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Study Delves Into Students' Retention of High School Economics
Pair of business professors receive grant to evaluate whether high school students retain knowledge they acquire from an economics course.

May 4, 2006
By PAMELA MCLAREN

In order to graduate, high school students must successfully complete a certain number of classes and have completed certain, specific courses. Two business professors are now delving into how much students retain from one such course — economics, a California requirement since 1998.

Under a $21,285 National Council on Economic Education grant, Andrew Gill, professor of economics, and Chiara Gratton-Lavoie, director of the university's Center for Economics Education, will be evaluating whether high school students retain the knowledge they acquired from this course.

"The purpose of our project is twofold," noted Gratton-Lavoie."First, we want to assess how much of the economics knowledge acquired by students in their compulsory course is retained upon entering college.

"We also seek to understand to what extent their abilities to retain specific types of economic information over time depends on the cognitive level of the questions asked," she added, noting that the questions will seek the level of knowledge, such as ability to remember facts, concepts and information; comprehension, such as grasp of meaning and intent; and application, the ability to apply learning to new situations and circumstances.

"A question may ask the student to identify the correct definition of inflation, while another requests the student understand why and how unexpected inflation may benefit those who owe money on a fixed-interest loan," Gratton-Lavoie explained."Our objective in the study will be to not only determine how much economics knowledge is retained by the high school graduate over time, but also to gain insights on the type of knowledge retained."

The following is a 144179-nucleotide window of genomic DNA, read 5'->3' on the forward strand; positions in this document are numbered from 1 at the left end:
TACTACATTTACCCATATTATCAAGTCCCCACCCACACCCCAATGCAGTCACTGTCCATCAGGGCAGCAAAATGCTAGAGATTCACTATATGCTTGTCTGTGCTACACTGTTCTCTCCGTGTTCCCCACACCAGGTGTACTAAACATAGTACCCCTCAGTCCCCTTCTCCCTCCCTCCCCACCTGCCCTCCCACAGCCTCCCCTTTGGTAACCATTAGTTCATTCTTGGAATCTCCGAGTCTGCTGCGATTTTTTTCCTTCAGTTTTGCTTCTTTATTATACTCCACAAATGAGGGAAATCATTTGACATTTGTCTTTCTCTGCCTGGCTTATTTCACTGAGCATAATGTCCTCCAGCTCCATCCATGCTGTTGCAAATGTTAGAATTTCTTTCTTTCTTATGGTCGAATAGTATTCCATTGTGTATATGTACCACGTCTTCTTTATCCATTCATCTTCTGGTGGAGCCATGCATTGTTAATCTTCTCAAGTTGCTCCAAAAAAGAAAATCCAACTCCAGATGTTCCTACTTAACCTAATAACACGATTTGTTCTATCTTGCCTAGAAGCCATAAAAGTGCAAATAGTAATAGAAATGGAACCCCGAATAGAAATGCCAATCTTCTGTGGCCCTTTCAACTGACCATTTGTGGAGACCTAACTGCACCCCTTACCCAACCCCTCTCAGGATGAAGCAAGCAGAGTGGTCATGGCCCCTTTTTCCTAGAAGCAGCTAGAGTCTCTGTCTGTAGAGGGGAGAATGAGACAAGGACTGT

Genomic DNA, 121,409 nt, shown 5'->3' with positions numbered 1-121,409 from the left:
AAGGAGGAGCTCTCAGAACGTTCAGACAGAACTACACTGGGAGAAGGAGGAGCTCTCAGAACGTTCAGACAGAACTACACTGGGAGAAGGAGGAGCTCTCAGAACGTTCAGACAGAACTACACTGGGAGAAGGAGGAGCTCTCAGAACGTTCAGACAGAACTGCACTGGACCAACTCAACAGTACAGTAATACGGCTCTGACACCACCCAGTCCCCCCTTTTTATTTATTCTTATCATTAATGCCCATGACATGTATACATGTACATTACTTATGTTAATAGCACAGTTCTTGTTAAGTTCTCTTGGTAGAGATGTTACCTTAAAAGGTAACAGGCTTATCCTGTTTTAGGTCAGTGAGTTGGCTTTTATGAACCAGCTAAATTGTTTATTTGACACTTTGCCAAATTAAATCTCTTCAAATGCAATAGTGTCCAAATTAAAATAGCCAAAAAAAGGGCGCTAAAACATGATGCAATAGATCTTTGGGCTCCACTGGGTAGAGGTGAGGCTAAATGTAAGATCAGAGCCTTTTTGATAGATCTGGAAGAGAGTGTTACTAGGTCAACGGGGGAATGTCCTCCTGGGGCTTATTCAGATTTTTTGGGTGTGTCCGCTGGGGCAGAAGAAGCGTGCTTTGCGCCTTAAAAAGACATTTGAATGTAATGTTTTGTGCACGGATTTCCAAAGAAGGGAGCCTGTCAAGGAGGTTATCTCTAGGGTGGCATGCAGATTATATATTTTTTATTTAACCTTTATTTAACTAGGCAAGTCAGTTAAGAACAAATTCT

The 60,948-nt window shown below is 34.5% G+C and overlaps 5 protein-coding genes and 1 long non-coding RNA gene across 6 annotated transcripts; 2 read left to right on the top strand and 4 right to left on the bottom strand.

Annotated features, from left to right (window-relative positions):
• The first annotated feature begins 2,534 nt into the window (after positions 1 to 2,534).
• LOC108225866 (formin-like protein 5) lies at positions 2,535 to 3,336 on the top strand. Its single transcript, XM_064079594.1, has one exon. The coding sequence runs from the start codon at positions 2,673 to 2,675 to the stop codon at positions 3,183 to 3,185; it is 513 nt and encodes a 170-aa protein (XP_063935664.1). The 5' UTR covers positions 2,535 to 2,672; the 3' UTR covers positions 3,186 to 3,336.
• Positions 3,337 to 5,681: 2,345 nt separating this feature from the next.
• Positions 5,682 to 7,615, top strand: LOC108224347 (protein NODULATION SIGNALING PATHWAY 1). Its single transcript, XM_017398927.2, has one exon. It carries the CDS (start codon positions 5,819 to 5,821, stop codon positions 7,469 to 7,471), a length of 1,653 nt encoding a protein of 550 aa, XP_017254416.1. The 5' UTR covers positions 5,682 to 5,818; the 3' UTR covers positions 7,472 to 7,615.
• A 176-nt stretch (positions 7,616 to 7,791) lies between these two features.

"Secondly, we want to evaluate the impact of the high school mandate by comparing the economic literacy of California's students with the economic knowledge of a control group — freshmen at Washington State University," said Gill."Washington, unlike California, has no mandate for high school economics instruction, nor requirements to implement economics standards throughout the kindergarten to 12th grade curriculum."

The two researchers will collect data using the Test of Economic Literacy, a standardized test of 40 multiple-choice questions by the National Council on Economic Education. They will administer the TEL to both CSUF and Washington State incoming freshmen this fall and combine those results with similar information obtained in fall 2005 when they administered the same test to Orange County 12th graders enrolled in high school economics courses.

"We'll consider the importance of race and ethnicity, as well as the impact of socioeconomic, demographic and community characteristics on retention of the information and ability to explain economic concepts," added Gratton-Lavoie.
he study builds upon an earlier study the economists began last year under another NCEE grant. In that study, Gill and Gratton-Lavoie explored how much 12th graders in two Orange County school districts know about such concepts as supply and demand, inflation and recession. The research delved into how much such students knew and understood before and after attending the courses. In that study, Gill and Gratton-Lavoie used a sample of 1,000 students and worked with instructors in the Fullerton Joint Union High School and Capistrano Unified districts.

Gratton-Lavoie has taught at Cal State Fullerton since 1999 and overseen the Center for Economic Education since 2002. Gill has been a member of the university's faculty since 1984 and teaches courses on labor economics, principles of microeconomics and econometrics.



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